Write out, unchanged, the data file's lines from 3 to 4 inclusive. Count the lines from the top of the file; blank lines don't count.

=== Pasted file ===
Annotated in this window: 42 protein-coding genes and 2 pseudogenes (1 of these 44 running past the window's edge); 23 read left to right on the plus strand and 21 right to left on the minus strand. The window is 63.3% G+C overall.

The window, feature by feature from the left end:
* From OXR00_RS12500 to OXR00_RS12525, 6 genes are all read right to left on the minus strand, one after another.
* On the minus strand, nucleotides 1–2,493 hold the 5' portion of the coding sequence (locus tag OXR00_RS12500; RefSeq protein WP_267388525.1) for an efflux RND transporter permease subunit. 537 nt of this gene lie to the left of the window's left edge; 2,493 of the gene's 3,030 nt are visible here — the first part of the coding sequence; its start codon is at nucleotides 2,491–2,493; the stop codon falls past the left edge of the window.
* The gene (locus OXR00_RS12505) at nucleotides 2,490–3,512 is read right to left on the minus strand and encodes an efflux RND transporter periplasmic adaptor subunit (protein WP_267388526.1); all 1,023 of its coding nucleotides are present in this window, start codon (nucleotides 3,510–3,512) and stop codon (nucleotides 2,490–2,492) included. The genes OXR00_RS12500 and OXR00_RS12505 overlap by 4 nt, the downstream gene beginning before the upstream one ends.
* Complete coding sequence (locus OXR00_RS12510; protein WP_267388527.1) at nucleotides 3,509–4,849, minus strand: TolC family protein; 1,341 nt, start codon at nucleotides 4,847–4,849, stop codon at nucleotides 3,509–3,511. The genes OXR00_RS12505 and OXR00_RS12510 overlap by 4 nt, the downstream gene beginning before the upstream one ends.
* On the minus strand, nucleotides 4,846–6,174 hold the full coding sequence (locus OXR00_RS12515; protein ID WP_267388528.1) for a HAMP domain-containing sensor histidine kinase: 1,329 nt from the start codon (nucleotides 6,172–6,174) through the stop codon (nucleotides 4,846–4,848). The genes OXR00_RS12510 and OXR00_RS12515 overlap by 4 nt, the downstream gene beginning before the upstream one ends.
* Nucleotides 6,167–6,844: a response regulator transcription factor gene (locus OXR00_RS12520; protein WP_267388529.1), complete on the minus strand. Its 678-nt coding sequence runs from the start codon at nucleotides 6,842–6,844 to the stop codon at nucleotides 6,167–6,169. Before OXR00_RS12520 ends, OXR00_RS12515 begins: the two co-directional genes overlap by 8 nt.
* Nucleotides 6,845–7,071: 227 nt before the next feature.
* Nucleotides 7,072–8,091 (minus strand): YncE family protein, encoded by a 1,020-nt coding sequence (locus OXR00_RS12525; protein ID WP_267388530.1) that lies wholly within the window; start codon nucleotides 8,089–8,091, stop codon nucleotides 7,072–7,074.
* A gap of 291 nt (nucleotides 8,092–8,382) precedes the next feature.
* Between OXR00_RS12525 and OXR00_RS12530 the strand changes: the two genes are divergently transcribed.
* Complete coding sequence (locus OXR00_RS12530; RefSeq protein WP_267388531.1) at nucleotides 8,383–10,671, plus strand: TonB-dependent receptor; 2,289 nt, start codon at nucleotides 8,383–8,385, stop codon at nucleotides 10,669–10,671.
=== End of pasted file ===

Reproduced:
* From OXR00_RS12500 to OXR00_RS12525, 6 genes are all read right to left on the minus strand, one after another.
* On the minus strand, nucleotides 1–2,493 hold the 5' portion of the coding sequence (locus tag OXR00_RS12500; RefSeq protein WP_267388525.1) for an efflux RND transporter permease subunit. 537 nt of this gene lie to the left of the window's left edge; 2,493 of the gene's 3,030 nt are visible here — the first part of the coding sequence; its start codon is at nucleotides 2,491–2,493; the stop codon falls past the left edge of the window.